connect('adminname', 'adminpassword', 't3://hostname:port')
clusters='Cluster1,Cluster2,Cluster3'
progress=rolloutApplications(clusters, '/u01/scratch/app_update.json')

Reverting to the Previous Oracle Home, Java Home, or Applications

After a successful rollout, if you want to roll back to the previous Oracle home, Java home, or application version, you must perform the following two steps to complete the rollback operation:

  • Use the rolloutUpdate command to roll back to the previous Oracle home and Java home. However, you must keep the following restrictions in mind before you execute the rolloutUpdate command to roll back:

    • You must specify the backed up Oracle home as the Oracle home directory to roll out. This directory should be the backup directory from the previous rollout.

    • Once you specify the backup Oracle home directory as the Oracle home directory to roll back to, you must not specify the new Java home in the command. The Java home will be automatically rolled back to the original Java home that was used in the previous Oracle home that you have specified to roll back to.

  • Use the rolloutApplications command to rollback to the previous application version by specifying the old application archive in the json file. For more information about using this command, see Rolling Out Updated Applications

    .

The following example shows how to roll back to the previous Oracle home, Java home and applications. In this example, myDomain is the name of the domain to roll back to, /pathto/unpatchedOracleHomeBackup/ is the location of the backup Oracle home directory from the previous rollout, /pathto/unpatchedOracleHomeBackup1/ is the path of the directory to which the existing Oracle home will be moved. To enable the roll back operation, the isRollback parameter must be set to true as shown in the example:

rolloutUpdate('myDomain', '/pathto/unpatchedOracleHomeBackup/', '/pathto/unpatchedOracleHomeBackup1/', 'true')

Initiating a Rolling Restart of Servers or Partitions

Use the rollingRestart command if you want to do one of the following tasks:

  • Initiate a rolling restart of all servers in a domain.

  • Initiate a rolling restart of all servers in a specific cluster or clusters.

  • Initiate a rolling restart of all partitions in a cluster on a server.

Note:

WebLogic Server Multitenant domain partitions, resource groups, resource group templates, virtual targets, and Resource Consumption Management are deprecated in WebLogic Server 12.2.1.4.0 and will be removed in the next release.

The rolling restart of a partition involves restarting the partitions in a cluster on each server in a sequential manner in such a way that it does not affect other partitions across the cluster or server. Both the WebLogic Server administrator and the partition administrator can perform the rolling restart of partitions on a server.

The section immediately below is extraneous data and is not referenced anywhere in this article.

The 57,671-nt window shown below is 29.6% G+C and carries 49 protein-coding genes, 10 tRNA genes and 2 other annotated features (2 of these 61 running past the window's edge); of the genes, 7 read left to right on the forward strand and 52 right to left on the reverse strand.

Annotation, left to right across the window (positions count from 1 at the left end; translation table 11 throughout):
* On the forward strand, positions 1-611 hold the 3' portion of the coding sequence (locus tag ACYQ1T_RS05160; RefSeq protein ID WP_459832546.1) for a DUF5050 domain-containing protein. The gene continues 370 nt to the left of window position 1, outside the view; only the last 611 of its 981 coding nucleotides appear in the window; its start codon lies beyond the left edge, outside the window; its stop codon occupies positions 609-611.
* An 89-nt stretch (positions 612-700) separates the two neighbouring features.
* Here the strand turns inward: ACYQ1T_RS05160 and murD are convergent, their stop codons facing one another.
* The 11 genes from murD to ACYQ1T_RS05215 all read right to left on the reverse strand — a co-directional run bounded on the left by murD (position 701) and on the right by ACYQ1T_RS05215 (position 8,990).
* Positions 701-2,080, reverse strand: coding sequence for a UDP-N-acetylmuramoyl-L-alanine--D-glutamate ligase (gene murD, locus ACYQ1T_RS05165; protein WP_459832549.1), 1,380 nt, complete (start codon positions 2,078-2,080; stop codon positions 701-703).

rollingRestart has the following syntax:

rolloutRestart(target, [options=options])

This command can include one or more options in a comma-separated list.

The following example shows how to perform a rolling restart of all servers in Cluster1 and Cluster2.

connect('adminname', 'adminpassword', 't3://hostname:port')
clusters='Cluster1,Cluster2'
progress=rollingRestart(clusters)

Monitoring Workflow Progress

Each rollout command returns a WorkFlowTaskRuntimeMBean that you can use to poll the current status of the workflow. To monitor the progress of a rollout, use a rolloutcommand in the following format:

progress=rollout_command

For example, use this command if you are rolling out a new Oracle home:

progress=rolloutOracleHome(DomainA, '/net/patched/wls1221p.jar', 
'/net/backups/wls1221', options='isAutoRevertOnFailure=FALSE')

You can then use the methods of the WorkflowTaskRuntimeMBean to return information about the workflow. See WorkflowTaskRuntimeMBean in the MBean Reference for Oracle WebLogic Server. Here are some examples:

progress.getWorkflowId()

Returns the ID of the workflow.

progress.getProgressString()
'Workflow wf0011 Running: 13/36'

Returns a human-readable message containing information about the current workflow progress. In this example, workflow wf0011is currently running and has completed 13 of the 36 workflow commands.

progress.getStatus()
STARTED

Returns the current status of the workflow, which can be STARTED, SUCCESS, RETRY, REVERTING, FAIL, REVERTED, REVERT_FAIL, CANCELED, or REVERT_CANCELED.

The following Python script segment demonstrates one way to use the progress object to monitor a workflow and output the progress of a rollout task. Sample output is shown after the script.

# Print the starting information
rolloutName = progress.getName()
startTime = progress.getStartTime()
print "Started rollout task \"" + rolloutName + "\" at " + str(startTime)
 
# Check the state every 2 minutes
domainRuntime()
cd('RolloutService/rollout-service/ActiveWorkflows')
cd(progress.getWorkflowId())
while(get('Running')==1):
  progressString = progress.getProgressString()
  print progressString
  time.sleep(120)
 
# Print the ending information
endTime = progress.getEndTime()
state = progress.getState()
print "rollout \"" + rolloutName + "\" finished with state 


Output
Started rollout task "Domain1Rollout" at 2014-07-22 07:29:06.528971
Running step 1 of 9
Running step 2 of 9
Running step 3 of 9
Running step 4 of 9
Running step 5 of 9
Running step 6 of 9
Running step 7 of 9
Running step 8 of 9
Running step 9 of 9
rollout "Domain1Rollout" finished with state "SUCCESS" at